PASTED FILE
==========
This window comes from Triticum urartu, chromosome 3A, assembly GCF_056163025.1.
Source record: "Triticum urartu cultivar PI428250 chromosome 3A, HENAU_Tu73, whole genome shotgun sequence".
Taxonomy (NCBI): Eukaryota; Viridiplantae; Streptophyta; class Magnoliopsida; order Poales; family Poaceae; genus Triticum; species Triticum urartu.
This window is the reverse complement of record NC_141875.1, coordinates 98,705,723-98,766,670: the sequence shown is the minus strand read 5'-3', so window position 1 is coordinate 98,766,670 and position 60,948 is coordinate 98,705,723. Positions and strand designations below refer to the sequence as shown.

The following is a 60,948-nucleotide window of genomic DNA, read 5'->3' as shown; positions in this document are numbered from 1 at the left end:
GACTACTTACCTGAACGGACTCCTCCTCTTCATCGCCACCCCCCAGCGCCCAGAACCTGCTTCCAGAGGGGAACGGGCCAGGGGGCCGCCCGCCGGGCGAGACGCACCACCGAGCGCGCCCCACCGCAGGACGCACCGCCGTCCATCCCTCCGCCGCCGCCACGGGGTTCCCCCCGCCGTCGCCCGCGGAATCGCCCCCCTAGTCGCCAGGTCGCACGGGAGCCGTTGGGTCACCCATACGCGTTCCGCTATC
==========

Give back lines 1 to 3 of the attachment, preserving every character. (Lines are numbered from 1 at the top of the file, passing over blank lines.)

This window comes from Triticum urartu, chromosome 3A, assembly GCF_056163025.1.
Source record: "Triticum urartu cultivar PI428250 chromosome 3A, HENAU_Tu73, whole genome shotgun sequence".
Taxonomy (NCBI): Eukaryota; Viridiplantae; Streptophyta; class Magnoliopsida; order Poales; family Poaceae; genus Triticum; species Triticum urartu.